Friday, June 14, 2013

Eleven: You're too old to be so shy.

So. Story behind me learning this song and obsessing over almost every song sang by Daughter:
I probably forgot to tell you this, but I recently started guitar class. Most of you might argue that I already know how to play the guitar and have been playing for the past four years, but I my sister went for class first and then said "I can't do both acoustic and electric, it's too much. Can you take my acoustic slot?" and I said "Okay".
The first song I learnt in class was 'Hey There Delilah' by Plain White T's. It wasn't too difficult because it was actually one of the songs I learnt by myself before, but never got to finishing the song until recently. Then, my teacher let me pick a song to learn and I was so excited. Since I was obsessing over Daughter, (they are really awesome although most of their songs are pretty sad, they're still awesome) I asked if he could teach me 'Candles'. I printed out the tab and brought it to class. Class only lasts 30 minutes, so by the time my teacher listened to the song and tried to figure it out and by the time I tuned my guitar down (because the song is not in standard tuning) 30 minutes was up and we didn't even get past the intro.
Then, I had a performance (which was so much fun) and so I skipped class. After that was term break and so for three weeks I was guitar class-less.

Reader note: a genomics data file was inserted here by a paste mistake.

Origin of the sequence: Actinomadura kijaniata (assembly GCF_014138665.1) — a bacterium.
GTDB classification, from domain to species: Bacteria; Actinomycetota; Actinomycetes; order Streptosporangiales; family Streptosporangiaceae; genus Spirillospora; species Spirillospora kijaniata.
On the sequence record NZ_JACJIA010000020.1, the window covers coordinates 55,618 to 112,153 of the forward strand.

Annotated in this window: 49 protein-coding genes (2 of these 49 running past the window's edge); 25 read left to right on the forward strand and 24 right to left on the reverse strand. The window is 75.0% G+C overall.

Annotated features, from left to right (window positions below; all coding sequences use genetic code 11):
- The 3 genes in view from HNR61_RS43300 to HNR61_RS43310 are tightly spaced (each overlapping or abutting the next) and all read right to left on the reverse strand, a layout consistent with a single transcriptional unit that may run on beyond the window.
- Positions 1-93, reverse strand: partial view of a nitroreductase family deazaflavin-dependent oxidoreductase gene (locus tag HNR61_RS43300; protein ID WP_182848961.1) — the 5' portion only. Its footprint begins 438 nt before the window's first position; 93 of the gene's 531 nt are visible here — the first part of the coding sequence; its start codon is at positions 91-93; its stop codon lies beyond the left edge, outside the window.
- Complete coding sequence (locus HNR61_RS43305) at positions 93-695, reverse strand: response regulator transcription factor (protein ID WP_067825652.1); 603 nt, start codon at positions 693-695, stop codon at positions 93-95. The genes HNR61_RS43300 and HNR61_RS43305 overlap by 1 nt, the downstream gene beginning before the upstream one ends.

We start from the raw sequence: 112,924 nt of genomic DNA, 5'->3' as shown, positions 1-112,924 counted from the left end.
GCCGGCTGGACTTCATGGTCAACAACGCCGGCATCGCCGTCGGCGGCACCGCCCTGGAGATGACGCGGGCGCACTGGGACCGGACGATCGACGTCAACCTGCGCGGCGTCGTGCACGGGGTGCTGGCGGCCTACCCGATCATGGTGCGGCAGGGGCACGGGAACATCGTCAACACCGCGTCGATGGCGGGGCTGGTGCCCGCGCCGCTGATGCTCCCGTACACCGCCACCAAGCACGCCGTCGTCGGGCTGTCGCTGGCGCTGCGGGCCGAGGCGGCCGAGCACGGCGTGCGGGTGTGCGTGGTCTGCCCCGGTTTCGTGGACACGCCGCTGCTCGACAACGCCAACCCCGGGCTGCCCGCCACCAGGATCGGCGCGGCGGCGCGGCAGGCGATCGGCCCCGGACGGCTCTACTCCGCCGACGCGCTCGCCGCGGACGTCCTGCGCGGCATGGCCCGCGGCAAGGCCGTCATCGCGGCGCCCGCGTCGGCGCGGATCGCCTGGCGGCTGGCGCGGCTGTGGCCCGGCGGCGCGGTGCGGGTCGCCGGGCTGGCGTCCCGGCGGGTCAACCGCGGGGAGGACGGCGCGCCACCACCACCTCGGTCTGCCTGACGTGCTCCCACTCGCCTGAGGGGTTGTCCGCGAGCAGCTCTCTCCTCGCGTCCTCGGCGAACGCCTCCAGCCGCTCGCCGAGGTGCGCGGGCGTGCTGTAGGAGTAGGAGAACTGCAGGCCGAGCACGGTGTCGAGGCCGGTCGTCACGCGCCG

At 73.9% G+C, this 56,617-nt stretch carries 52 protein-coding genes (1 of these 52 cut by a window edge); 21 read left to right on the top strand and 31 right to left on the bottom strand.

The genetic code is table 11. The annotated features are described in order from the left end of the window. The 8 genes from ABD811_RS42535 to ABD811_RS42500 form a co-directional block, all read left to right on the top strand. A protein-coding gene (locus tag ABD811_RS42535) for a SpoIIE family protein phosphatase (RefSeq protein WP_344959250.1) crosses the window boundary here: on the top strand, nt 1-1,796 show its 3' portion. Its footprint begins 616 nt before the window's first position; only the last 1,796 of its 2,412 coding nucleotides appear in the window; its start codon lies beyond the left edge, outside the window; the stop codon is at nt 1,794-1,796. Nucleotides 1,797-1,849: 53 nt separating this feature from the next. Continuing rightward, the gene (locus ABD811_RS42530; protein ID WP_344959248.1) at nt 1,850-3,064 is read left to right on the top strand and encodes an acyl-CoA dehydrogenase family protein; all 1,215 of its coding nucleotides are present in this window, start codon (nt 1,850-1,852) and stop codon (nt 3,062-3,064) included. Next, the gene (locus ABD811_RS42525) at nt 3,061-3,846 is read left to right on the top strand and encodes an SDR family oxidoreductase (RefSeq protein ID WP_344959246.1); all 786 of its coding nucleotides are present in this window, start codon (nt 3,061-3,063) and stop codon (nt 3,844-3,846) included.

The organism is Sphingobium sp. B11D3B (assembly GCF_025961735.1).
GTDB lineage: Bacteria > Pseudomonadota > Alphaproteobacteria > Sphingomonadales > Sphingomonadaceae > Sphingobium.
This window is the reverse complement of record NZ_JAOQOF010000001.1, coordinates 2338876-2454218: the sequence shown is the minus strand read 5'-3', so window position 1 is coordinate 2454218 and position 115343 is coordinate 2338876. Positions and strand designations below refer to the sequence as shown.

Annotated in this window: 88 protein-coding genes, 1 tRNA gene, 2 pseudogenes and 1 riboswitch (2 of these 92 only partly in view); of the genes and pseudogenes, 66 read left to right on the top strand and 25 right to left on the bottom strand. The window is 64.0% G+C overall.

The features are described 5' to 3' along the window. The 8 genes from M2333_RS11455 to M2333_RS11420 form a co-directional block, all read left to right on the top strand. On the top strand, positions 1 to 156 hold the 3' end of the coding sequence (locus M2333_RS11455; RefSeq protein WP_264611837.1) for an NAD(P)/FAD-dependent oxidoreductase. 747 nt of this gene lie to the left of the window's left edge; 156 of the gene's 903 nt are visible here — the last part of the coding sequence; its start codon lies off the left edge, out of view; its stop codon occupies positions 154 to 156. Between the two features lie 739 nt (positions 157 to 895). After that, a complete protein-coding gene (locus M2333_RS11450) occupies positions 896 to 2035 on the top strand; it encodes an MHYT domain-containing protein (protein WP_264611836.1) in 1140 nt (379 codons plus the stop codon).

Then on Tuesday, which is when I have class I remembered I had to practice. So about an hour before class I started frantically trying to figure out the song because I had not practiced in three weeks. I managed to figure out where we went wrong; on the 5th string, I should've tuned it down to G instead of leaving it at A and that seemed to solve all of my problems with the song.
I got to class and before I finished playing the verse, my teacher stopped me said that he doesn't know how the song really sounds and therefore couldn't continue teaching it to me. (But I learnt the whole thing!) He said that loading the video on Youtube was too tedious and I should bring the song with me next time. The thing was that I don't download music illegally and I have yet to buy their album because they don't sell them at Rock Corner.
I spent the rest of the lesson learning 'Rolling In The Deep' by Adele instead.

Saturday, June 8, 2013

Ten: TDC 15

It's 3 in the morning. Good morning! Time to update you on the happenings of... CAMP. 
To say that I enjoyed it would be a rather short and brief answer to say the least. Then again, as a long answer I could write you a book. Just to let you know, this was not one of those 'its-a-school-holiday-so-mum-shall-sign-you-up-for-every-possible-holiday-program-that-may-or-may-not-be-just-exploiting-you-of-not-only-your-time-but-also-your-money' situations. I went voluntarily. After my first experience of a camp that my parents didn't organise (which I had blogged about and carelessly forgot to click on the "publish" button but I remembered now, and you can read it HERE) I decided that I enjoyed the whole experience and would actually want to go again. I decided to call some friends to come with me, for it would guarantee way more fun that way. So almost all of us from the camp my parents organised came. When our forces combine, we have the ability to be a riot.